Erasmo keeps rolling with career-high 8th win
'Model of consistency' notches eighth straight start with two earned runs or fewer
ST. PETERSBURG -- Before the Rays' 3-1 victory over the Astros on Friday, Rays manager Kevin Cash called Erasmo Ramirez a "model of consistency," and the right-hander provided another piece of evidence in his 13th start of the season.
Ramirez tossed six innings, allowing just four hits and one run while striking out five en route to his eighth win of the season, extending a career-high.
"It's been the best season of my career so far," Ramirez said. "To get to this point, I feel like I don't have to stop. I just have to continue doing what I've been doing, no matter what happens."
After facing the minimum in the first, Ramirez looked to be cruising through the second, retiring the first two Astro batters he faced, but Colby Rasmus had other plans, depositing a 1-1 fastball into the right-field seats to put Houston on the board first.
"It was a mistake," Ramirez said. "We just want to go in, and he got a good swing and good contact and it was gone."
From there, Ramirez walked Chris Carter to prolong the inning and then served up a sharply hit single to Jason Castro that forced Ramirez to excel in something other than pitching.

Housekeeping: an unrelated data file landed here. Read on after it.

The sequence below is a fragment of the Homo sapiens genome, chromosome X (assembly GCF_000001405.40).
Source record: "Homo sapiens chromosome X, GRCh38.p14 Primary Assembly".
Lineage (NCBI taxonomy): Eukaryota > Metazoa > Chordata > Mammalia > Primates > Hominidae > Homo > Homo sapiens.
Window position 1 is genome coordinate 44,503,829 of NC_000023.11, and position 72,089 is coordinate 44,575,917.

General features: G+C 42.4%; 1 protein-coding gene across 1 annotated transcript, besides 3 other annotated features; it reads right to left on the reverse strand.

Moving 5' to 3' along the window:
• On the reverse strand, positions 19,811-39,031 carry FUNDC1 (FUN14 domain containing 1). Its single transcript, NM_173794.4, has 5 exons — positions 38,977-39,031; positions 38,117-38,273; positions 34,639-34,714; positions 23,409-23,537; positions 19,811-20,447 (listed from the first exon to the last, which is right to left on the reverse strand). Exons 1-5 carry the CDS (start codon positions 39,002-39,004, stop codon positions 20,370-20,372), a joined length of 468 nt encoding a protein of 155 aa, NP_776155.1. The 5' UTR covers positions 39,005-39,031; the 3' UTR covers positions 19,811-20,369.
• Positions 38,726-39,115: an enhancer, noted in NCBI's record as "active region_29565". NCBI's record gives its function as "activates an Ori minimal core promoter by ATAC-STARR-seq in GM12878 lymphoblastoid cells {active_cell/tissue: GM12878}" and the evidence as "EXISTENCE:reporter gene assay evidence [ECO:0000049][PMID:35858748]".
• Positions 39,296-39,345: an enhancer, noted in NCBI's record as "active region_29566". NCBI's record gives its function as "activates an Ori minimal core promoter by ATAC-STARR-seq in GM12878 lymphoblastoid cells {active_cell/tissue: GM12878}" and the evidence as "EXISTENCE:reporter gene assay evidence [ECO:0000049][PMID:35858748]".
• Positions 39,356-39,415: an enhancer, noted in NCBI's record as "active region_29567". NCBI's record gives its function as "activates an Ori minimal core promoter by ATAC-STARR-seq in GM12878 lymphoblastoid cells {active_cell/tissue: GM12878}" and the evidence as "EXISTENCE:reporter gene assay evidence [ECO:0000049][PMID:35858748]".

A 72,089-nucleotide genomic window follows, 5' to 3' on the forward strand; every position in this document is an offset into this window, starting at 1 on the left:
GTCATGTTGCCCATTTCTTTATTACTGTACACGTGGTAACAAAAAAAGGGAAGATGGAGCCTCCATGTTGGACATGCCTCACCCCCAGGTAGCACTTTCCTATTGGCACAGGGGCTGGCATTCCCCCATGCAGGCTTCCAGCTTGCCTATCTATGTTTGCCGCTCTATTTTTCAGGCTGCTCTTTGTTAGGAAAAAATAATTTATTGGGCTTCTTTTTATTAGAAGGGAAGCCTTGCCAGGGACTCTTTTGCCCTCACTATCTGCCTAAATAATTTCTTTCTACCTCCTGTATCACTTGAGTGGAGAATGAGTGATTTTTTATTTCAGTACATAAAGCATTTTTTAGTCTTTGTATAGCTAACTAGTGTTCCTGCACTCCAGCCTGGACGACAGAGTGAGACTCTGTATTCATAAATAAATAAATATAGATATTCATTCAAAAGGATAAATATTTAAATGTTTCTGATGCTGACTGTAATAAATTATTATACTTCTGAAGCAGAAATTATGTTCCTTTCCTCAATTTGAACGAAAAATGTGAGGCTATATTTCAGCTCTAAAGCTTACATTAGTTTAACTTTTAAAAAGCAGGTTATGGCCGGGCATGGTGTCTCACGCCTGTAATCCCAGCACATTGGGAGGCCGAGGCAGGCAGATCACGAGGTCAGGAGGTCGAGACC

Center fielder Kevin Kiermaier came up firing to third in an effort to throw out Carter, but the throw sailed over third baseman Evan Longoria, who wasn't expecting a throw and was way up the basepath. The overthrow may have cost the Rays a run, maybe two, but Ramirez was able to flag it down as he backed up third.
"When I saw the throw, Longoria was not even at the base, he was way in front," Ramirez said. "So I used instincts. Just go for the ball and control everything. … It was a good time to back up the bases."
The run-saving play proved pivotal as Ramirez struck out Jake Marisnick to escape the two-out jam. He then settled in and proceeded to retire the next 11 batters he faced before giving up a single to Tampa native Preston Tucker in the sixth.
Ramirez exited right after the Rays scored two runs in the bottom of the sixth to put him in line for his eighth victory. In the nine starts that he has received two or more runs of support, he is 8-0 with a 1.49 ERA.
"When you give up some runs and show the team that you are going to keep fighting until the manager says stop, it's good to see when they answer back to you and say, 'We're with you, and we are going to score,'" Ramirez said. "They scored two runs, and that was my game."
The outing marked the eighth straight start that Ramirez has allowed two earned runs or fewer -- the third-longest streak in club history -- and the ninth time he has surrendered one run or fewer, which has been only done more by his teammate Chris Archer (10) and Seattle's Felix Hernandez (10).
"I didn't expect this," Ramirez said. "How everything is going, keep the ball down and stay aggressive, that's my game. … I don't think too much about the wins, I just go out there and do my part [to help us win]."